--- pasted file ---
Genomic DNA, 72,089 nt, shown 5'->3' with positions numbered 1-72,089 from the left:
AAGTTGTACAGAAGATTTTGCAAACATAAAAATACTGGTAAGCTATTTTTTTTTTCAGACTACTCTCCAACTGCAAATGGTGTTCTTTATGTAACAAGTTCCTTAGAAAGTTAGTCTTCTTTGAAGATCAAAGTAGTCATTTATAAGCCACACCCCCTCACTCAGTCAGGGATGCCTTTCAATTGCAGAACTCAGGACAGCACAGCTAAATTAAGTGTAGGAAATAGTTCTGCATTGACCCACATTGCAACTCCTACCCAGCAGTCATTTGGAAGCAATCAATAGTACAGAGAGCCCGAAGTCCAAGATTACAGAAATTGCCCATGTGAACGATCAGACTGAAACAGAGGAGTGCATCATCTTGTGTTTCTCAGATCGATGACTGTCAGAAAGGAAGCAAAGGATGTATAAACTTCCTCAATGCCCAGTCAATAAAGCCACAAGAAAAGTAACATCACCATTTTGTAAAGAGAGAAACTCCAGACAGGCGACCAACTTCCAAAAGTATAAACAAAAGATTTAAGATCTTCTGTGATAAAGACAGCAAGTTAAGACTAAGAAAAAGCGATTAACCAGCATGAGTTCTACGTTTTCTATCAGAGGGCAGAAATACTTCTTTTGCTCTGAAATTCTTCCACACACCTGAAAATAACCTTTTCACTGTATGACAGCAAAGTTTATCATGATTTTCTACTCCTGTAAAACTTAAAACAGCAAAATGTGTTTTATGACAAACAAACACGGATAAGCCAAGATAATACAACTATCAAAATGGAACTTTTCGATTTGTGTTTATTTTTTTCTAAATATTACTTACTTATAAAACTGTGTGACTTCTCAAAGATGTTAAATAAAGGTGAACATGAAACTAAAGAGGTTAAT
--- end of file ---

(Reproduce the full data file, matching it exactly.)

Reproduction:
Genomic DNA, 72,089 nt, shown 5'->3' with positions numbered 1-72,089 from the left:
AAGTTGTACAGAAGATTTTGCAAACATAAAAATACTGGTAAGCTATTTTTTTTTTCAGACTACTCTCCAACTGCAAATGGTGTTCTTTATGTAACAAGTTCCTTAGAAAGTTAGTCTTCTTTGAAGATCAAAGTAGTCATTTATAAGCCACACCCCCTCACTCAGTCAGGGATGCCTTTCAATTGCAGAACTCAGGACAGCACAGCTAAATTAAGTGTAGGAAATAGTTCTGCATTGACCCACATTGCAACTCCTACCCAGCAGTCATTTGGAAGCAATCAATAGTACAGAGAGCCCGAAGTCCAAGATTACAGAAATTGCCCATGTGAACGATCAGACTGAAACAGAGGAGTGCATCATCTTGTGTTTCTCAGATCGATGACTGTCAGAAAGGAAGCAAAGGATGTATAAACTTCCTCAATGCCCAGTCAATAAAGCCACAAGAAAAGTAACATCACCATTTTGTAAAGAGAGAAACTCCAGACAGGCGACCAACTTCCAAAAGTATAAACAAAAGATTTAAGATCTTCTGTGATAAAGACAGCAAGTTAAGACTAAGAAAAAGCGATTAACCAGCATGAGTTCTACGTTTTCTATCAGAGGGCAGAAATACTTCTTTTGCTCTGAAATTCTTCCACACACCTGAAAATAACCTTTTCACTGTATGACAGCAAAGTTTATCATGATTTTCTACTCCTGTAAAACTTAAAACAGCAAAATGTGTTTTATGACAAACAAACACGGATAAGCCAAGATAATACAACTATCAAAATGGAACTTTTCGATTTGTGTTTATTTTTTTCTAAATATTACTTACTTATAAAACTGTGTGACTTCTCAAAGATGTTAAATAAAGGTGAACATGAAACTAAAGAGGTTAAT